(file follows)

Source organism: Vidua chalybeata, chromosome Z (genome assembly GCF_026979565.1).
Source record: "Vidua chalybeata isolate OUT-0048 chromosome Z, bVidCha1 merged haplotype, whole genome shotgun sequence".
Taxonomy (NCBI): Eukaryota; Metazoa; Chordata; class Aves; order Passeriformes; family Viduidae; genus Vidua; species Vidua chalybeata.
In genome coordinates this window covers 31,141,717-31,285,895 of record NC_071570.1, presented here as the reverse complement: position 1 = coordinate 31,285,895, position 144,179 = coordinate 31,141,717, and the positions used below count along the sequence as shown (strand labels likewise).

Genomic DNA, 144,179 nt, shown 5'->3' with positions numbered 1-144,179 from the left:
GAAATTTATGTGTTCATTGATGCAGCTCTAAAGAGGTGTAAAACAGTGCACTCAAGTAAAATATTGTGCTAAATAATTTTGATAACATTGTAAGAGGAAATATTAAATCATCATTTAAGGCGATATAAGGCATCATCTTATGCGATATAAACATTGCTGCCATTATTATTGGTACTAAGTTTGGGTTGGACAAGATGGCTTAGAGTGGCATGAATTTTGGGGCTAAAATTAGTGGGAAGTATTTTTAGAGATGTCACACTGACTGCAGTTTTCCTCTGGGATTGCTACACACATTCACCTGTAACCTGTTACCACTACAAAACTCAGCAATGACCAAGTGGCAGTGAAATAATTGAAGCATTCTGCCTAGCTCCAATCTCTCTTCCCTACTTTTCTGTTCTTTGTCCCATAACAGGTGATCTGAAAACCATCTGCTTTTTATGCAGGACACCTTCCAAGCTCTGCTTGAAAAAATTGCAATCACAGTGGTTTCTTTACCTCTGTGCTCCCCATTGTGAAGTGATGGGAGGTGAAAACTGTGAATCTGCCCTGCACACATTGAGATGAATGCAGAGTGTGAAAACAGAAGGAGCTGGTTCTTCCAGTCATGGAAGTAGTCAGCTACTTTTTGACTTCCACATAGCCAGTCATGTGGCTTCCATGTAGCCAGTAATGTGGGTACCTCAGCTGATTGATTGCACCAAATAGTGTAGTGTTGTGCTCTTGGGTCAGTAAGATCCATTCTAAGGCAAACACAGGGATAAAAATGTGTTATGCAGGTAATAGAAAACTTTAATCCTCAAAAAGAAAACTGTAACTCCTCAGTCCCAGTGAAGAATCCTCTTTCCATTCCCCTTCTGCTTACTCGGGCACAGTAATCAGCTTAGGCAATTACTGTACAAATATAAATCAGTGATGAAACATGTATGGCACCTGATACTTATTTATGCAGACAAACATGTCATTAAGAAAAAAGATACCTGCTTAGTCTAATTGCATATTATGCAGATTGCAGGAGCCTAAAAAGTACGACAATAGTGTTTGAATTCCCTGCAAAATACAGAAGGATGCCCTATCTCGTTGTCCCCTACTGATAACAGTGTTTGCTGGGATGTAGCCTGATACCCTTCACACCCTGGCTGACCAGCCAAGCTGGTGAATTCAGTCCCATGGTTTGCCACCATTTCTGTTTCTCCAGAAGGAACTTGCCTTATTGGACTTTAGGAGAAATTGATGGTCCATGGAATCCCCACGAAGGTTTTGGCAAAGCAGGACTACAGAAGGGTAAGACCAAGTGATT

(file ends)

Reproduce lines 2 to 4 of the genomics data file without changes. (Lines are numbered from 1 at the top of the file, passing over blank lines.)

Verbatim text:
Source record: "Vidua chalybeata isolate OUT-0048 chromosome Z, bVidCha1 merged haplotype, whole genome shotgun sequence".
Taxonomy (NCBI): Eukaryota; Metazoa; Chordata; class Aves; order Passeriformes; family Viduidae; genus Vidua; species Vidua chalybeata.
In genome coordinates this window covers 31,141,717-31,285,895 of record NC_071570.1, presented here as the reverse complement: position 1 = coordinate 31,285,895, position 144,179 = coordinate 31,141,717, and the positions used below count along the sequence as shown (strand labels likewise).